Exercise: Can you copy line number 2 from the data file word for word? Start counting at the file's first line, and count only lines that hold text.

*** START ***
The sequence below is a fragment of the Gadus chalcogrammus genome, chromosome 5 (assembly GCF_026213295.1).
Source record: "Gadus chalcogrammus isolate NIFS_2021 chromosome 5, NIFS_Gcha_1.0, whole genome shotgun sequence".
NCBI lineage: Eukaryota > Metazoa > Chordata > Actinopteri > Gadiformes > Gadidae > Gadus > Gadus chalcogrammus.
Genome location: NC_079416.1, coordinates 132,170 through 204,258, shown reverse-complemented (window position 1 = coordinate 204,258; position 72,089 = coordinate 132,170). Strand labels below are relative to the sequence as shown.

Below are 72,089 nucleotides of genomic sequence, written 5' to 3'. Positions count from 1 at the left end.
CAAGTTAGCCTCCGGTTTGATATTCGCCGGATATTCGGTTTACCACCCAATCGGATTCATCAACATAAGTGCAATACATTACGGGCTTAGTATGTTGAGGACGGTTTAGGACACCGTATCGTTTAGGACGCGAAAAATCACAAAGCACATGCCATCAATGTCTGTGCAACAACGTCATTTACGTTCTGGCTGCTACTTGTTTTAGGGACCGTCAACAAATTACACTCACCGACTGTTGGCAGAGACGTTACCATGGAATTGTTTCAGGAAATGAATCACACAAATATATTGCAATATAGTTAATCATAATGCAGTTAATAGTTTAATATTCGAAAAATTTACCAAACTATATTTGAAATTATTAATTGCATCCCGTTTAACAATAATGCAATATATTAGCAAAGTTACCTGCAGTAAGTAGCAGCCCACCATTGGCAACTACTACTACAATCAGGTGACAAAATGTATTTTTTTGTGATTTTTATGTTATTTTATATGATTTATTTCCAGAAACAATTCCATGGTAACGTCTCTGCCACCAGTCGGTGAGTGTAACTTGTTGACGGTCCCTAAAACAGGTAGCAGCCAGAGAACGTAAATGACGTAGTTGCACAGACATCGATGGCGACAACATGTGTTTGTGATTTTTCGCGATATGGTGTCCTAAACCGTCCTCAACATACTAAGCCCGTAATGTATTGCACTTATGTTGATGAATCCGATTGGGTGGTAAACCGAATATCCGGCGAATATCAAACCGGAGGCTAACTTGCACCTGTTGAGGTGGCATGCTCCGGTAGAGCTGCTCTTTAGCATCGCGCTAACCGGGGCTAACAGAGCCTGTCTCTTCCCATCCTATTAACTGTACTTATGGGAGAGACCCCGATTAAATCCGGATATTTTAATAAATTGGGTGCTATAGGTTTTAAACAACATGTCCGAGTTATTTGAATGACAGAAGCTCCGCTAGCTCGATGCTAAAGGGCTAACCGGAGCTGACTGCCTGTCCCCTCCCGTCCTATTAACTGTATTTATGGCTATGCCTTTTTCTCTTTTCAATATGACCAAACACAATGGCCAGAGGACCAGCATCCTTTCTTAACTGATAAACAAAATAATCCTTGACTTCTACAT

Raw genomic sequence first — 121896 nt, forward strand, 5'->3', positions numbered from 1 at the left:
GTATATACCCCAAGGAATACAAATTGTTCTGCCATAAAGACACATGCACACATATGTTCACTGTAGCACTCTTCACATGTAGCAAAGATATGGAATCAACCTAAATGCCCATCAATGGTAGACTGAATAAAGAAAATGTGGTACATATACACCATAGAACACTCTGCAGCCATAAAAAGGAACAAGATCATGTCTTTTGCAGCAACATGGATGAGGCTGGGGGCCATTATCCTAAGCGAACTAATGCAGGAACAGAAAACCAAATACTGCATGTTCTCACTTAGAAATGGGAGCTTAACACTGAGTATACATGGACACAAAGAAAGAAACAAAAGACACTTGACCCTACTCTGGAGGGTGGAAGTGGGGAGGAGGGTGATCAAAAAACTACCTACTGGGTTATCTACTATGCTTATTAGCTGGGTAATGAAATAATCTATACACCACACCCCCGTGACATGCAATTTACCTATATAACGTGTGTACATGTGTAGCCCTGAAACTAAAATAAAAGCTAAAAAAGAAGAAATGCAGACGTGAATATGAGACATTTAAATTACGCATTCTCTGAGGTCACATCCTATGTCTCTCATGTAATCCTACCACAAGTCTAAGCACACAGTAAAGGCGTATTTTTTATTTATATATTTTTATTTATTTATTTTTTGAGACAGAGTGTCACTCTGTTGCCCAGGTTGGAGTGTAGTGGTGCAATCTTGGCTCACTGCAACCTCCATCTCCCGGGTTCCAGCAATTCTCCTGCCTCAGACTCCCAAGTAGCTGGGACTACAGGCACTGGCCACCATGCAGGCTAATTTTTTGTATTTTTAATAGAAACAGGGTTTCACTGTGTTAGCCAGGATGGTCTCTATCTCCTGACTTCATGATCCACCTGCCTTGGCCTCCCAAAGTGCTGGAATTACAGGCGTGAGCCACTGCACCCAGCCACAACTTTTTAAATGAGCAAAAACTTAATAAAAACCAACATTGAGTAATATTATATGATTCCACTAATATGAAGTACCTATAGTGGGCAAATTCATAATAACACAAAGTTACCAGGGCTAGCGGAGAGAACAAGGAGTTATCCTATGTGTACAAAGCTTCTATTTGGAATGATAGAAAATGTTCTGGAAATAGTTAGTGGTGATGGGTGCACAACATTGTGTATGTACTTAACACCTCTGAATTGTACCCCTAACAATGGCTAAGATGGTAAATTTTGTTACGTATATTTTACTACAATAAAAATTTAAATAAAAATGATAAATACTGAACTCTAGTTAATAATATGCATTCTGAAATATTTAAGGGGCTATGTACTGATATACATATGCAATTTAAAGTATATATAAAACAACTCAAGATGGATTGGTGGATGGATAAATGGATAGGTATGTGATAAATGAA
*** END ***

Source record: "Gadus chalcogrammus isolate NIFS_2021 chromosome 5, NIFS_Gcha_1.0, whole genome shotgun sequence".